1. Thanks, Natalie! I love the horse one too.

      P.S. The crossbody also holds my MP3 player so I can walk around with that too. I’m squeeeing about that!

  3. Oh, this is too funny, Julie, and thanks for the laugh of my morning. I always say, “I have to use the restroom”. I’m not exactly “resting” while I’m in that “room”, and don’t have a clue where they got THAT one, but it’s the one I use. I can’t help thinking “twinkle, twinkle, little star” when people say “tinkle”. Those images are irritating. I have found that guys use crass words for when they have to use the bathroom and I don’t talk that way. I’m not a priss, but I would never say, “I have to take a leak” in front of anyone! I think everyone can use the words “restroom or bathroom or loo” and not offend anyone else. That’s just my opinion.

  4. Soooo funny, Julie!! I’ve heard of “draining the lizard” too as Audrey mentioned. I can’t really think of many more for going #1, but I can for #2… LOL

  5. Oh no, you’re channeling Natalie, LOL. Fun post Julie! You’ll have to do a spam post with all the searches you get after this.

    I’ve heard most of these. The wee beasties use the numbers. That Man will say his eyes are floating and excuse himself, though I doubt he does that in polite company (aka work). He also says he needs to lighten the load.

    LOL, I’ll just stick to using the restroom 🙂

  6. There is one my husband uses that has to do with a mule. It might even be the one you’ve listed about horses, just with “mule” substituted.

    The one I know has to do with women, and it’s really kind of disgusting. It’s “squat and spray.” What it’s referring to–if you don’t know–is women who hover over toilets in public restrooms and end up peeing all over the toilet seat. What they do not consider is that they are making the restroom even more unsanitary than it already was for any future visitors. But I’ll stop there since this is a pet peeve of mine. 😉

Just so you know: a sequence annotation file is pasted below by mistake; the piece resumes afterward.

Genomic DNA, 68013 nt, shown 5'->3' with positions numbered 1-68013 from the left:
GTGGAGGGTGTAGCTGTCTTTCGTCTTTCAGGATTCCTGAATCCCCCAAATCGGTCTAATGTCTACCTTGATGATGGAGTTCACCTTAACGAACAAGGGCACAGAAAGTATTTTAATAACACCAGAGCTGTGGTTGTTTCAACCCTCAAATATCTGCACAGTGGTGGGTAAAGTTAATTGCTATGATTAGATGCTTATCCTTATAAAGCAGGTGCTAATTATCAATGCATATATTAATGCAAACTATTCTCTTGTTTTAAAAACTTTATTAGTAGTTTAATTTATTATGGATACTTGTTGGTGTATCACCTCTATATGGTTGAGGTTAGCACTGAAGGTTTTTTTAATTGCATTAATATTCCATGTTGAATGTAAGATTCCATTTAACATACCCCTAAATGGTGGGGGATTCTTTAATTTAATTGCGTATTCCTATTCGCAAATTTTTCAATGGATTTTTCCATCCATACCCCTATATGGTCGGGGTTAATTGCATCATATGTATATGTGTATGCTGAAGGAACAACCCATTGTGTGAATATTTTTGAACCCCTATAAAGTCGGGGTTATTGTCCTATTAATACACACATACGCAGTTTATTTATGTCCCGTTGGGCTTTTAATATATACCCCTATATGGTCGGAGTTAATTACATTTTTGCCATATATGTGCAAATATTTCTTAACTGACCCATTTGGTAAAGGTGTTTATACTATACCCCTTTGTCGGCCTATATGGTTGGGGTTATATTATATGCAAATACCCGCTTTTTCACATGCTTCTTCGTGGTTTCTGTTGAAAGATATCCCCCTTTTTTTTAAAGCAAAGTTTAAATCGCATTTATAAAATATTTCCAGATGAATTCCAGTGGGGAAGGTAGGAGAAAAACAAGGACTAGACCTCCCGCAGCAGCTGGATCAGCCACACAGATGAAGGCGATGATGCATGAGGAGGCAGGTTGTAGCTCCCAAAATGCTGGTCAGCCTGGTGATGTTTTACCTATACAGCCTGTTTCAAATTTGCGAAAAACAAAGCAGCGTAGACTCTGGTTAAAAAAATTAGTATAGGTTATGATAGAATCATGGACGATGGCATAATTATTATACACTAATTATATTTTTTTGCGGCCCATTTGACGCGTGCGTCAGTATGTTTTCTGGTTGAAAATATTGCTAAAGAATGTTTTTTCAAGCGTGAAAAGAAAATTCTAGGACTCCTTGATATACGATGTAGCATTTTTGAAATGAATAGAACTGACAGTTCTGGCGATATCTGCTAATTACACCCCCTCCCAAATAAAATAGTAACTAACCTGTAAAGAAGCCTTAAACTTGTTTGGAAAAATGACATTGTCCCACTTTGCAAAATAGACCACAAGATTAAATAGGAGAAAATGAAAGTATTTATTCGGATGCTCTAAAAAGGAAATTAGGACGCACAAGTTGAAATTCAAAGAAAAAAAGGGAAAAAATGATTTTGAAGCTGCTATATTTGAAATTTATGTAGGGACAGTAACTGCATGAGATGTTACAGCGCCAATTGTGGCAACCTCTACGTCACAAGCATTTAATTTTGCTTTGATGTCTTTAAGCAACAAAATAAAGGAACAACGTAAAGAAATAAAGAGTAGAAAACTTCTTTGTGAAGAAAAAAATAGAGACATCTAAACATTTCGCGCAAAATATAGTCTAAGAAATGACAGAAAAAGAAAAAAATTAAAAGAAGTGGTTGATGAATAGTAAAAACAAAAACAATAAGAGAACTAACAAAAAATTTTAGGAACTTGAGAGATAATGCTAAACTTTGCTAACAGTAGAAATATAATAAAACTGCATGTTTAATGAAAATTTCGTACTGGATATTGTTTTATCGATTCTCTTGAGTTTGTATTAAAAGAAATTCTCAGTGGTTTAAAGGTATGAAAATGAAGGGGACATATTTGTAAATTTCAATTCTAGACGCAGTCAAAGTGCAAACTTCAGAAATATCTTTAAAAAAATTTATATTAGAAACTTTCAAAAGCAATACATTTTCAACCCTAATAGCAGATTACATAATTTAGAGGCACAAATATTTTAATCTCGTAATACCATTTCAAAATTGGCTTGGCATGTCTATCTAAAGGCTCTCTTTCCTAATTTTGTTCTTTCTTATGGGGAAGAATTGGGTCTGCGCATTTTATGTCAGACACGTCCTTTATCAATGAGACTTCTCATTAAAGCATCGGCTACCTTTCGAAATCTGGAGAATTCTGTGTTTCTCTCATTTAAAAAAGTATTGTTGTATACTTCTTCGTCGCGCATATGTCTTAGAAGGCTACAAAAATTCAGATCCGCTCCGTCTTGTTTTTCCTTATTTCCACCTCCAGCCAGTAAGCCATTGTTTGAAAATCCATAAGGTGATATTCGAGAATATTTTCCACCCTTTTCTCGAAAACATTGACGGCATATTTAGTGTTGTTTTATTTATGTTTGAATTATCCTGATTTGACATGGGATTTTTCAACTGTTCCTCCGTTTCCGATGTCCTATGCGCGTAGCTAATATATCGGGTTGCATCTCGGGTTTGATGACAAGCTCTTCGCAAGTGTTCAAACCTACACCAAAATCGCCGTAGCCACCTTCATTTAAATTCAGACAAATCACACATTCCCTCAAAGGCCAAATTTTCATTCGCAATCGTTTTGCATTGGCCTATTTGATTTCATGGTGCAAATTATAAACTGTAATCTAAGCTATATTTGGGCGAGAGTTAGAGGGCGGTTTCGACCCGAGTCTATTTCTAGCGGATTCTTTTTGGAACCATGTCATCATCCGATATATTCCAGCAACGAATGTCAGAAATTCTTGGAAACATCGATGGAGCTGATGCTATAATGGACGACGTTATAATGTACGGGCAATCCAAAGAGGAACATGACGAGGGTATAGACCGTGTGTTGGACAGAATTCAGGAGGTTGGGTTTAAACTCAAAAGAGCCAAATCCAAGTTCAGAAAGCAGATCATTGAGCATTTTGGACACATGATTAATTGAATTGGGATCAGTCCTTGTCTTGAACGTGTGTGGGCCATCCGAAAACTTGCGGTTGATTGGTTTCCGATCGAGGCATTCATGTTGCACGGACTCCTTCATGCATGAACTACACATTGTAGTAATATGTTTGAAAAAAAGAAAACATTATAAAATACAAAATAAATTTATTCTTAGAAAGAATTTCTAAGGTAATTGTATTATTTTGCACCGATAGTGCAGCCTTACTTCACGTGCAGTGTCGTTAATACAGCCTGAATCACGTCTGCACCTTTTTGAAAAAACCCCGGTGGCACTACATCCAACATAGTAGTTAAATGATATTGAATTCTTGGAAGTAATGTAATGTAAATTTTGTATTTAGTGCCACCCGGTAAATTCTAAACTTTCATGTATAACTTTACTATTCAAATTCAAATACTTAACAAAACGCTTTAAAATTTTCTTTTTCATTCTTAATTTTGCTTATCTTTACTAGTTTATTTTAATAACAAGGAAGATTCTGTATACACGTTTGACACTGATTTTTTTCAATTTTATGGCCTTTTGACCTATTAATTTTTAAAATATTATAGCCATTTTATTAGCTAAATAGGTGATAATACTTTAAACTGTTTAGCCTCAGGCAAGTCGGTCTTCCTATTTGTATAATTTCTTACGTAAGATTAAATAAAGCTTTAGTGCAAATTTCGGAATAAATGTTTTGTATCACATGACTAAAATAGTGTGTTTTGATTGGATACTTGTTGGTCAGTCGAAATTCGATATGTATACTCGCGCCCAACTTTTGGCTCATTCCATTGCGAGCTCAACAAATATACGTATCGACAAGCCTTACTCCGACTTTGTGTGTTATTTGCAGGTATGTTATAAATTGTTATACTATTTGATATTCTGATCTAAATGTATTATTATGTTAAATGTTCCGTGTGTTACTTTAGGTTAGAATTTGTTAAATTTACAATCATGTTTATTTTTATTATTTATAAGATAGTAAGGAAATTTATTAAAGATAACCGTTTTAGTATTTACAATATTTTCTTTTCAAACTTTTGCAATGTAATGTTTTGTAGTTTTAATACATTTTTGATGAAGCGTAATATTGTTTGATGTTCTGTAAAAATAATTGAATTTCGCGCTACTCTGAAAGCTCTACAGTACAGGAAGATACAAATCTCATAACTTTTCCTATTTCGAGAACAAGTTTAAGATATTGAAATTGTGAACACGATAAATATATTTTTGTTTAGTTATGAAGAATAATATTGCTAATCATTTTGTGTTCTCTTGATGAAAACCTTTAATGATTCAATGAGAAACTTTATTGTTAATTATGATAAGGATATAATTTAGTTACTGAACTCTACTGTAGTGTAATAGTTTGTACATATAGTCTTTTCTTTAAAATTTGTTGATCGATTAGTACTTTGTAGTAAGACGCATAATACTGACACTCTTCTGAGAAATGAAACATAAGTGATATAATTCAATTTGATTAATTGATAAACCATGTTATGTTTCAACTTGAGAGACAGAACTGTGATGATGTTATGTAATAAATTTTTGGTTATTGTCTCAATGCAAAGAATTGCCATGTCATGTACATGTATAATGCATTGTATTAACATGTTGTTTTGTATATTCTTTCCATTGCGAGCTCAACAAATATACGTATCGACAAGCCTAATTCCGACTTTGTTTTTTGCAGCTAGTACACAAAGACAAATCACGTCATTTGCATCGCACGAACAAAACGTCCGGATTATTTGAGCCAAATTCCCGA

Fun post.

    1. Seriously? Squat and spray? I think I’ve heard something about watering the lilies or something like that.

      P.S. Toilet covers are one of my favorite inventions, and if one isn’t available, I create one with toilet paper!

  7. I haaaaate the phrase “take a leak.” So many guys use it and I agree – it just sounds crass (and disgusting). I wish boys would just say, “I have to go to the bathroom.” I never knew what “see a man about a horse” meant, but I kind of like it. 🙂

  8. LOL at this post! My husband used to own a bar, so I’ve heard some good ones:
    “I’m going to be a potty animal.”
    “Gotta go check the plumbing!”
    “Time to go make more room,” (usually after finishing a beer)
    “I’m going to commit an act of urination.”
    “I need to make a deposit.” (This was at my workplace – might have been for the Other kind LOL)
    “Need to go see (or visit) john-boy.”

  9. My dad has always used “take a leak.” Now that we’re parents, hubby and I almost always say “got potty.” And my grandma alway said “number one.” My sister-in-law once referred to #2 as “dropping the kids off at the pool.” Classy she isn’t, lol.

  10. Love it! You can also say you’re going to “visit the throne room” (as in porcelain throne). I have a friend who say’s she’s “gonna go sit on the throne.” There’s also the old sailor “Hit the head” but that always sounded NAUGHTY to me.

  11. 1. I gotta shake the vinegar off the pickle.
    2. I gotta shed a tear.

    And from the amazing movie “the great outdoors” Dan Aykroyd: “Gonna introduce Mr Thick Dick to Mr Urinal Cake!”

  12. i learned ”have to get a haircut” from the woman i used to work with, she said her old boss used to always say it. i thought it was unique, but then i hear one of the callers on ‘car talk’ on npr last week use it, and the odds of it being her old boss are pretty slim so…i googled it but i cant wade through enough sites to find out anything!

  13. Hi, I was searching online to see if others had heard this one: “Go visit the Monsignor…” for number 2. So far I haven’t found a reference to it online.